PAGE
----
Apple has tweaked its iPhone packaging to pull back plastic waste levels.
According to its new Paper and Packaging Strategy, Apple’s iPhone 7 packaging has 84 per cent less plastic content than that used for previous models. Annual global iPhone sales now stand at 200 million-plus. Consequently, that 84 per cent reduction is stopping huge amounts of plastic – tons and tons – from going to landfill.
Apple’s plastic-reduced packaging achievement resulted from two major changes being made. Firstly, there’s now only one inner tray, instead of two. Previously, iPhones and iPhone accessories each had their own but, for the iPhone 7, these trays were combined. Moreover, the tray’s not plastic at all but manufactured from a special type of paper.
Secondly, Apple’s headphones now come cardboard-packaged, rather than in the traditional plastic case.
Reduced Plastic Content
These revisions mean plastic makes up a fraction of the iPhone 7 packaging’s fibre/plastic mass total, compared to earlier iPhone iterations. Now, recycled fibre has a much greater share, while the virgin fibre count’s much-reduced.
Apple went even further with the iPhone 8, introducing a ‘greener’ alternative to its plastic wall charger wrap. This was a meticulous process that saw Apple collaborate with an external supplier to modify certain manufacturing procedures.
‘Finding a fiber alternative proved challenging since fiber naturally expands and contracts with changes in humidity’, it explains. ‘The significant number of suppliers and locations through which the power adapter wrap would pass made controlling the humidity of the environment impossible. This required Apple to take a very hands-on approach, working directly with the supplier to alter aspects of the manufacturing process to create a fiber wrap that would meet technical needs. While the power adapter wrap is a small piece of the iPhone packaging, it represents a significant amount of material given the number of iPhone units sold.’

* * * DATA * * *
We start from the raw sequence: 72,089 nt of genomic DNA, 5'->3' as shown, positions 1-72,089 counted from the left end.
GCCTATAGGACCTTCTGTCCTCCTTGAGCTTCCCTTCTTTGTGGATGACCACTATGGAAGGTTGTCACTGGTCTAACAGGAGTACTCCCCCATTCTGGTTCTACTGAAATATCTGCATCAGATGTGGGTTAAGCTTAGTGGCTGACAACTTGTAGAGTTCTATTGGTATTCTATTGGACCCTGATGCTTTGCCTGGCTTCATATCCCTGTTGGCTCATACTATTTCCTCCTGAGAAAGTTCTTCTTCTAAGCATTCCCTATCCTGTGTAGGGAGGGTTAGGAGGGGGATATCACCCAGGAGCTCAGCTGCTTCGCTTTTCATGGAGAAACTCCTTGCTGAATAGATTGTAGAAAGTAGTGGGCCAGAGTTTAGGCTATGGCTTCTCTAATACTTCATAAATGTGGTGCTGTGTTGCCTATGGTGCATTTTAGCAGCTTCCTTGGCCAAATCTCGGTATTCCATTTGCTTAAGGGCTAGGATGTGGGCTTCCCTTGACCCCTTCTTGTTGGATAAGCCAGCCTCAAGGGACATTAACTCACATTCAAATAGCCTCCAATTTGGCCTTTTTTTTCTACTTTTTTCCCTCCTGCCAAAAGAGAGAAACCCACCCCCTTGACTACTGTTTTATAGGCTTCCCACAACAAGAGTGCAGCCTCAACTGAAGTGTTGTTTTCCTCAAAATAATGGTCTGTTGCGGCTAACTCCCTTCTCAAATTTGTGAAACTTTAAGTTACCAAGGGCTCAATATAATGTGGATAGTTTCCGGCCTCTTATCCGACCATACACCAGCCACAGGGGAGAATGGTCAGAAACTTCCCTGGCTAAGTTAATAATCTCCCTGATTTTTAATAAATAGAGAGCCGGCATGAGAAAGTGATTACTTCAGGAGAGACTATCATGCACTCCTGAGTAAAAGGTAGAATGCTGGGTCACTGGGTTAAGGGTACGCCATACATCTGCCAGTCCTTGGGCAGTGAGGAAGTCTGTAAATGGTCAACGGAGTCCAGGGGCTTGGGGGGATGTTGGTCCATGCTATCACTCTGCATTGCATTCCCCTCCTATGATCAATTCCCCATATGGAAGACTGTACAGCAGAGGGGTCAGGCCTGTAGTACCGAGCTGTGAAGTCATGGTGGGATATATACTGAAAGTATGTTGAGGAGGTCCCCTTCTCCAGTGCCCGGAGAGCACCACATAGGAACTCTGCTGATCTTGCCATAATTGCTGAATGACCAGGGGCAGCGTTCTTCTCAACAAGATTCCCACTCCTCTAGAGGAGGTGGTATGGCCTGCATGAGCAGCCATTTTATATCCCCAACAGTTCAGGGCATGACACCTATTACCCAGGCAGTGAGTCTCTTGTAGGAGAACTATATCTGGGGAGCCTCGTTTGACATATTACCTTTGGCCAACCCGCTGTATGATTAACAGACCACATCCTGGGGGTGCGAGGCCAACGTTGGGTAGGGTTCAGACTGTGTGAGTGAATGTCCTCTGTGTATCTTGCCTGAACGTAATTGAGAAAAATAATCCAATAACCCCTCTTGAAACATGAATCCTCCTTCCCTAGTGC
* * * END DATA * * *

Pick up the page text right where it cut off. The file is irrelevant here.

Greener IPhone Packaging
According to analysts, Apple has become much more environmentally-focused since ex-EPA Administrator Lisa Jackson’s arrival, four years ago. It’s not just its greener iPhone packaging: corporate renewable energy updates, for example, are now fixtures on the agenda at product launch events.
With Apple’s data centres now entirely solar, wind or hydro-powered, the company is next looking to use recycled components across its product range.